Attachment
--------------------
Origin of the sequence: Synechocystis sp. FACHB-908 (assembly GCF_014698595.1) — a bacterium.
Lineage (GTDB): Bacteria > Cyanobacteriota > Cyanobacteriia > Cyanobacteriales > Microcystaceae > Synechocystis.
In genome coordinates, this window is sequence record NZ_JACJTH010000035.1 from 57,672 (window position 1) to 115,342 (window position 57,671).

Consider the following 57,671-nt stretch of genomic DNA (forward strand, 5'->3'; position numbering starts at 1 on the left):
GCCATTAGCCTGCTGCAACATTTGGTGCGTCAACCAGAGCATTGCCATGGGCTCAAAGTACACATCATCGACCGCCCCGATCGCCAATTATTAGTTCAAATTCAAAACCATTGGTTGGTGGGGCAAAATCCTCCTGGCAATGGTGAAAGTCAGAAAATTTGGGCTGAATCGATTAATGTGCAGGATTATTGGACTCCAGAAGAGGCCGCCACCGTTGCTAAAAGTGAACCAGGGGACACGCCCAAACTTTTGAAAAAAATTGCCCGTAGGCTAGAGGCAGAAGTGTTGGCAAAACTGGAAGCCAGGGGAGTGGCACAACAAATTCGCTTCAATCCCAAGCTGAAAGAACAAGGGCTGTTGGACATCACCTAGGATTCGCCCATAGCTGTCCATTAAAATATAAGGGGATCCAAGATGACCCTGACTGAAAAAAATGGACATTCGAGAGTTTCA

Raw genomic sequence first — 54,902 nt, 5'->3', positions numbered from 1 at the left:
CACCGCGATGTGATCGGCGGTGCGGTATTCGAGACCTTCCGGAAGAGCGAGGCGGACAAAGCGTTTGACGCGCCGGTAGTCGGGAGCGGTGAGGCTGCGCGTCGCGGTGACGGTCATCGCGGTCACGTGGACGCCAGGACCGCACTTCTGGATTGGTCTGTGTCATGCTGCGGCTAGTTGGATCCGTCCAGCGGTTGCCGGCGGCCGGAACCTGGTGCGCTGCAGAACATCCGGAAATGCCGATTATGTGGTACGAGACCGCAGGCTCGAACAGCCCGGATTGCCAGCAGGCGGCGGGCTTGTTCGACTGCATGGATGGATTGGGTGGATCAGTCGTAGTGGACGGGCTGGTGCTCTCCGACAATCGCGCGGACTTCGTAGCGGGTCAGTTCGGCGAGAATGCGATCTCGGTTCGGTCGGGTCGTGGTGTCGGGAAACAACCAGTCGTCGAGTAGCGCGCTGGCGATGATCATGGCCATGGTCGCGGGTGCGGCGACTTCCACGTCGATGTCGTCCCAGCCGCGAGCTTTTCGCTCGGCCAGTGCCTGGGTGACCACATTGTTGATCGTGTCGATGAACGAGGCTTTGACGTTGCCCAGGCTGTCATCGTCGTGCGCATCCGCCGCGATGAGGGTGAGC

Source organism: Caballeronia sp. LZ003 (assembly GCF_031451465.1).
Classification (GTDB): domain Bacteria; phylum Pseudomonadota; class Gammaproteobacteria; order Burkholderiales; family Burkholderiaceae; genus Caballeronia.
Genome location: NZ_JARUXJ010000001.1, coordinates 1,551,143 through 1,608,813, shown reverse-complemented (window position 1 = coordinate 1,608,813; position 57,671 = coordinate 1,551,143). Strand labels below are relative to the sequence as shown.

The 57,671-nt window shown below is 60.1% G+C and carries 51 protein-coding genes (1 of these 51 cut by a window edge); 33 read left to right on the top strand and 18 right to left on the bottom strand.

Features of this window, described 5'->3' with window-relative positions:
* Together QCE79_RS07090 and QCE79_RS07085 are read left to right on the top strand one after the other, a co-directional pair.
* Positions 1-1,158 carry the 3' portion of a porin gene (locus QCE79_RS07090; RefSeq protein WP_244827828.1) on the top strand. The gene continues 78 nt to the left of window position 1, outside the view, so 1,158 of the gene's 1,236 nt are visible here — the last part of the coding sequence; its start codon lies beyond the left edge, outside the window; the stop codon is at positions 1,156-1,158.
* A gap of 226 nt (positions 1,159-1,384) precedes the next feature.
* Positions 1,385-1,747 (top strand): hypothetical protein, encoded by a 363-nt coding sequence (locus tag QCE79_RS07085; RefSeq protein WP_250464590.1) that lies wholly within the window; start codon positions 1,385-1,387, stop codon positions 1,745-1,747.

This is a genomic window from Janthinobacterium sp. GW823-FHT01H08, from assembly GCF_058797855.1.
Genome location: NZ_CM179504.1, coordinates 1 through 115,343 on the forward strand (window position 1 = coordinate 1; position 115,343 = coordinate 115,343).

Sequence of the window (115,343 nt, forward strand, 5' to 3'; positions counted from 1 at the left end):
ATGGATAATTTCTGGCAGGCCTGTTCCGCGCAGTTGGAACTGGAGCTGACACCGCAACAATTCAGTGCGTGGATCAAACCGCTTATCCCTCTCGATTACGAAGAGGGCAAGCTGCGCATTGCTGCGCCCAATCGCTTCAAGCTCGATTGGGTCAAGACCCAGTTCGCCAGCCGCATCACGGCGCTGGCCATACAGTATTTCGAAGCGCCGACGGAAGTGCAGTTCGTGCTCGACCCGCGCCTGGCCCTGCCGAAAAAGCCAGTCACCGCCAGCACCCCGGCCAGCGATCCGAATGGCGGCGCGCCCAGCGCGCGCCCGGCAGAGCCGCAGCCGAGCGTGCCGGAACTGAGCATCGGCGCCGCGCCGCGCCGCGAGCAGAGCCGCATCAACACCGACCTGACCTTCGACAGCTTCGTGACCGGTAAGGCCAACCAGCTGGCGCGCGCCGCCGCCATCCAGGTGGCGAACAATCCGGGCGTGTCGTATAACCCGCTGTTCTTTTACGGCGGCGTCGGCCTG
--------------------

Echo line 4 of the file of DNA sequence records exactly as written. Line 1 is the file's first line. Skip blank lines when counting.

Consider the following 57,671-nt stretch of genomic DNA (forward strand, 5'->3'; position numbering starts at 1 on the left):